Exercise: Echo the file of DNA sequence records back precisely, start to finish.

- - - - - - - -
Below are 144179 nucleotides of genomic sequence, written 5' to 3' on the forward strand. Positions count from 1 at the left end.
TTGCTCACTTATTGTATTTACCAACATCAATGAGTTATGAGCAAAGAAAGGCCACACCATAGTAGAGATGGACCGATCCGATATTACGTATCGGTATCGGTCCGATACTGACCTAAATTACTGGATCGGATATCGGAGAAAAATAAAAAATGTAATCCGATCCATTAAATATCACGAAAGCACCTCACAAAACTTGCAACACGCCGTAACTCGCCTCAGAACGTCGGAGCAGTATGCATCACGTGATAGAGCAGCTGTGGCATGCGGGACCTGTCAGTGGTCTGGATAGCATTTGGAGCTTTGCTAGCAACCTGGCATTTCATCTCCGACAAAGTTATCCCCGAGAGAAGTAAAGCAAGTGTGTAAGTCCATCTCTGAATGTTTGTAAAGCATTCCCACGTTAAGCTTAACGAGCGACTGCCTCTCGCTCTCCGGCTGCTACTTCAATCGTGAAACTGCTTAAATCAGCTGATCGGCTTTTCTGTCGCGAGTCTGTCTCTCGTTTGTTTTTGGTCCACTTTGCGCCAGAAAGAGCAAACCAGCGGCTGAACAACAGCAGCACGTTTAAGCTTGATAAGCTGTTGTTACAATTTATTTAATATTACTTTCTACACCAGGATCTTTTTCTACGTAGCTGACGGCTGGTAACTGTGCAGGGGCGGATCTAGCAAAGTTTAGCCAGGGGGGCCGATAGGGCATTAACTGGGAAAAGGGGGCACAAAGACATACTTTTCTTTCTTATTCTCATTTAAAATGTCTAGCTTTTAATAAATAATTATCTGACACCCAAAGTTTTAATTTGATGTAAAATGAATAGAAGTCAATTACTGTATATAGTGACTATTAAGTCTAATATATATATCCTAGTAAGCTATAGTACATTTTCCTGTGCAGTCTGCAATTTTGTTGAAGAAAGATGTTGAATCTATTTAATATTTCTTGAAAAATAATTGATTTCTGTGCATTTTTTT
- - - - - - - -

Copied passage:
Below are 144179 nucleotides of genomic sequence, written 5' to 3' on the forward strand. Positions count from 1 at the left end.
TTGCTCACTTATTGTATTTACCAACATCAATGAGTTATGAGCAAAGAAAGGCCACACCATAGTAGAGATGGACCGATCCGATATTACGTATCGGTATCGGTCCGATACTGACCTAAATTACTGGATCGGATATCGGAGAAAAATAAAAAATGTAATCCGATCCATTAAATATCACGAAAGCACCTCACAAAACTTGCAACACGCCGTAACTCGCCTCAGAACGTCGGAGCAGTATGCATCACGTGATAGAGCAGCTGTGGCATGCGGGACCTGTCAGTGGTCTGGATAGCATTTGGAGCTTTGCTAGCAACCTGGCATTTCATCTCCGACAAAGTTATCCCCGAGAGAAGTAAAGCAAGTGTGTAAGTCCATCTCTGAATGTTTGTAAAGCATTCCCACGTTAAGCTTAACGAGCGACTGCCTCTCGCTCTCCGGCTGCTACTTCAATCGTGAAACTGCTTAAATCAGCTGATCGGCTTTTCTGTCGCGAGTCTGTCTCTCGTTTGTTTTTGGTCCACTTTGCGCCAGAAAGAGCAAACCAGCGGCTGAACAACAGCAGCACGTTTAAGCTTGATAAGCTGTTGTTACAATTTATTTAATATTACTTTCTACACCAGGATCTTTTTCTACGTAGCTGACGGCTGGTAACTGTGCAGGGGCGGATCTAGCAAAGTTTAGCCAGGGGGGCCGATAGGGCATTAACTGGGAAAAGGGGGCACAAAGACATACTTTTCTTTCTTATTCTCATTTAAAATGTCTAGCTTTTAATAAATAATTATCTGACACCCAAAGTTTTAATTTGATGTAAAATGAATAGAAGTCAATTACTGTATATAGTGACTATTAAGTCTAATATATATATCCTAGTAAGCTATAGTACATTTTCCTGTGCAGTCTGCAATTTTGTTGAAGAAAGATGTTGAATCTATTTAATATTTCTTGAAAAATAATTGATTTCTGTGCATTTTTTT